Fancy spending a couple of hours basking in the full glory of nature? That’s forest bathing in a nutshell. And there are real health benefits to it.
If you regularly spend time in the park, reservoir or a garden setting, you would be familiar with the calming effects of nature, whether it’s from the therapeutic greenery, sound of birds or the smell of crisp, dewy air. Now, there’s an actual science to explain those benefits. There’s even a term for immersing yourself in natural surroundings. It’s called forest bathing.
What is forest bathing?
Forest bathing is a metaphor for bathing yourself in the elements of the forest. There’s no actual bathing involved, but you’ll switch on your five senses – sight, smell, hearing, touch and taste – while taking in the forest, one mindful movement at a time.
The concept started in Japan in the 1980s, when the Forest Agency of Japan proposed a national health programme to reduce stress in workers. Better known as shinrin-yoku (in Japanese, “shinrin” means forest and “yoku” means bath) in Japan, forest bathing has taken root and is being embraced all over the world, largely thanks to well-documented and publicised research by Dr Qing Li of the Nippon Medical School in Tokyo, who’s also the author of Forest Bathing: How Trees Can Help You Find Health and Happiness.
According to Dr Qing Li, here’s how to do forest bathing: “First, find a spot. Make sure you have left your phone and camera behind. You are going to be walking aimlessly and slowly. You don’t need any devices. Let your body be your guide. Listen to where it wants to take you. Follow your nose. And take your time. It doesn’t matter if you don’t get anywhere. You are not going anywhere. You are savouring the sounds, smells and sights of nature and letting the forest in.
“The key to unlocking the power of the forest is in the five senses. Let nature enter through your ears, eyes, nose, mouth, hands and feet. Listen to the birds singing and the breeze rustling in the leaves of the trees. Look at the different greens of the trees and the sunlight filtering through the branches. Smell the fragrance of the forest and breathe in the natural aromatherapy of phytoncides. Taste the freshness of the air as you take deep breaths. Place your hands on the trunk of a tree. Dip your fingers or toes in a stream. Lie on the ground. Drink in the flavour of the forest and release your sense of joy and calm. This is your sixth sense, a state of mind.”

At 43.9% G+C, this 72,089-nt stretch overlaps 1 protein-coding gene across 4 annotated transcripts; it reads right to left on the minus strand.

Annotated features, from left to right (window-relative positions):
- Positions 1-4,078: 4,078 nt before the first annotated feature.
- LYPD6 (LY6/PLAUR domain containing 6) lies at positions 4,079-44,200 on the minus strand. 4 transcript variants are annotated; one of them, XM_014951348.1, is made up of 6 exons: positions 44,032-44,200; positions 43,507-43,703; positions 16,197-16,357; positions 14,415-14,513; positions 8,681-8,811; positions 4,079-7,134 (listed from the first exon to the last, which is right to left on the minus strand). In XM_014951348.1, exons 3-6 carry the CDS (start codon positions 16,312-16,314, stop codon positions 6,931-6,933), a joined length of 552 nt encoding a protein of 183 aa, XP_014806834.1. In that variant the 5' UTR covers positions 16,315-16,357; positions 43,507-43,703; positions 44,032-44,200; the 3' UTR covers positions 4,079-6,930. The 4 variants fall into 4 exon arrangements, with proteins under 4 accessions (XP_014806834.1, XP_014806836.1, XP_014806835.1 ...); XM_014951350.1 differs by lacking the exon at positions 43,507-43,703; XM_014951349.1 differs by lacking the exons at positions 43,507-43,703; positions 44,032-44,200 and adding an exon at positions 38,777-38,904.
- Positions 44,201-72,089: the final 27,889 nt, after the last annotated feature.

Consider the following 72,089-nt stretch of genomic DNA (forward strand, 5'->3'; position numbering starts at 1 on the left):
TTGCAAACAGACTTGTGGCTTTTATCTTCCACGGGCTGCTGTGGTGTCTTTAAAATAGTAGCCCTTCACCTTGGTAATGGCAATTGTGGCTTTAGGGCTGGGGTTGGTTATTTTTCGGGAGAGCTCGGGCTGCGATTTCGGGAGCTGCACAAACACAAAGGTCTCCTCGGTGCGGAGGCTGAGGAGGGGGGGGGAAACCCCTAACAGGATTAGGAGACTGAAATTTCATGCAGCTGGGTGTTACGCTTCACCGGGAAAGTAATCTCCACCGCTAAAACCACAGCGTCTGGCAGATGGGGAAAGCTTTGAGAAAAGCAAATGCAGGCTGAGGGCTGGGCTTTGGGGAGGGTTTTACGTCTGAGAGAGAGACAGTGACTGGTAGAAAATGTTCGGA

Erm… forest bathing is not hiking
As forest bathing involves walking around aimlessly while mindfully, it’s far from hiking, where you typically start with a route, destination and duration in mind. In the productivity-driven world that thrives on planning and executing, checking to-do lists, drawing up schedules and adhering to timelines have become second nature to us.
On the contrary, forest bathing demands the exact opposite – that you let go of projections, expectations and anything remotely goal-oriented, and just be. In light of the perpetual stress we face every day (even when booking gym classes or making a spa appointment), forest bathing seems like the perfect antidote to unwind. All you need, really, is to show up. At least two hours would be ideal to experience the benefits of forest bathing. Welcome to #TheSlowLife.
Forest bathing has proven health benefits
While we can make some smart guesses here, it’s worth noting these positive effects of forest bathing that were documented by Dr Qing Li’s research team.
Forest bathing increased the activity, as well as the number of disease-fighting cells, and this effect lasted for 30 days. Immune cells play an important role in defending against bacteria, viruses and tumours. Would this help with cancer prevention? Perhaps.
Lowered blood pressure and heart rate
Compared to walking in the city, forest bathing significantly reduced blood pressure as well as heart rate. And we all know that these two markers are closely linked to hypertension and heart diseases.
Reduced stress and stress hormones
Participants in his study reported lower scores of anxiety, depression, anger, fatigue and confusion. At the same time, they experienced lower levels of stress hormones, adrenaline and cortisol.
How to do forest bathing in Singapore
But there’s no forest in Singapore, you say. Here’s the thing, you can do forest bathing without being in an actual forest.
In Dr Qing Li’s words: “You can forest-bathe anywhere in the world – wherever there are trees; in hot weather or in cold; in rain, sunshine or snow. You don’t even need a forest. Once you have learned how to do it, you can do shinrin-yoku anywhere – in a nearby park or in your garden. Look for a place where there are trees, and off you go!”
What this means, is you can apply the principles of forest bathing in any nature spot. Think Singapore Botanic Gardens, MacRitchie Reservoir, Bukit Timah Nature Reserve… and even your neighbourhood park.
If the idea of wandering around and exploring nature with no end goal sounds stress-inducing (what if you *ahem* get lost? Counter-productive, we know), consider joining forest bathing classes led by Xiu Nature Connections. These sessions are meant to ease you into forest bathing, by guiding you to awaken your senses and tuning into your body.
Just remember to put away your phone and GPS.